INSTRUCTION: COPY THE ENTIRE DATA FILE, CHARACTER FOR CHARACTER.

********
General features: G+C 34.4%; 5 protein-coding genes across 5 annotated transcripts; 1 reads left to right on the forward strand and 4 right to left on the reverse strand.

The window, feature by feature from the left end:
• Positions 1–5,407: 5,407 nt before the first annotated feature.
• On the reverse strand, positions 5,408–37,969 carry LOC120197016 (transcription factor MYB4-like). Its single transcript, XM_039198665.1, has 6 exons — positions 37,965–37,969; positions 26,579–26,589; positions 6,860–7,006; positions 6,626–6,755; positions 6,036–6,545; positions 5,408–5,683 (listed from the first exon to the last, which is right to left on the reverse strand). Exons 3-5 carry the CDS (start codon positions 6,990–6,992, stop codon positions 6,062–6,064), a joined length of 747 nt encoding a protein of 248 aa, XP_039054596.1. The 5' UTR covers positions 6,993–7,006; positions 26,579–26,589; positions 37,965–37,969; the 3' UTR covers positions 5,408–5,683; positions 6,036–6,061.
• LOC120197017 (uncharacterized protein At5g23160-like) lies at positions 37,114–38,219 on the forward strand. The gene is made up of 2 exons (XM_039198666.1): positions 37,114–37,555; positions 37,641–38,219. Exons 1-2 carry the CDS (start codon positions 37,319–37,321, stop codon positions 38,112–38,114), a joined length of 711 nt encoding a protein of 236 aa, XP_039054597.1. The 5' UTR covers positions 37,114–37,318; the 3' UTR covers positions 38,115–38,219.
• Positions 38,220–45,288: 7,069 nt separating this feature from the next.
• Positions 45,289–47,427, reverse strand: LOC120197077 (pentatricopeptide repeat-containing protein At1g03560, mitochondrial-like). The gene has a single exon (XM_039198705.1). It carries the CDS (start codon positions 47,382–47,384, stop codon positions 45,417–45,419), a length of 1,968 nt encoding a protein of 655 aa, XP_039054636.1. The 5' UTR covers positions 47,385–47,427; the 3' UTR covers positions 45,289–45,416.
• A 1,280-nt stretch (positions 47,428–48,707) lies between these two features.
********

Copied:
General features: G+C 34.4%; 5 protein-coding genes across 5 annotated transcripts; 1 reads left to right on the forward strand and 4 right to left on the reverse strand.

The window, feature by feature from the left end:
• Positions 1–5,407: 5,407 nt before the first annotated feature.
• On the reverse strand, positions 5,408–37,969 carry LOC120197016 (transcription factor MYB4-like). Its single transcript, XM_039198665.1, has 6 exons — positions 37,965–37,969; positions 26,579–26,589; positions 6,860–7,006; positions 6,626–6,755; positions 6,036–6,545; positions 5,408–5,683 (listed from the first exon to the last, which is right to left on the reverse strand). Exons 3-5 carry the CDS (start codon positions 6,990–6,992, stop codon positions 6,062–6,064), a joined length of 747 nt encoding a protein of 248 aa, XP_039054596.1. The 5' UTR covers positions 6,993–7,006; positions 26,579–26,589; positions 37,965–37,969; the 3' UTR covers positions 5,408–5,683; positions 6,036–6,061.
• LOC120197017 (uncharacterized protein At5g23160-like) lies at positions 37,114–38,219 on the forward strand. The gene is made up of 2 exons (XM_039198666.1): positions 37,114–37,555; positions 37,641–38,219. Exons 1-2 carry the CDS (start codon positions 37,319–37,321, stop codon positions 38,112–38,114), a joined length of 711 nt encoding a protein of 236 aa, XP_039054597.1. The 5' UTR covers positions 37,114–37,318; the 3' UTR covers positions 38,115–38,219.
• Positions 38,220–45,288: 7,069 nt separating this feature from the next.
• Positions 45,289–47,427, reverse strand: LOC120197077 (pentatricopeptide repeat-containing protein At1g03560, mitochondrial-like). The gene has a single exon (XM_039198705.1). It carries the CDS (start codon positions 47,382–47,384, stop codon positions 45,417–45,419), a length of 1,968 nt encoding a protein of 655 aa, XP_039054636.1. The 5' UTR covers positions 47,385–47,427; the 3' UTR covers positions 45,289–45,416.
• A 1,280-nt stretch (positions 47,428–48,707) lies between these two features.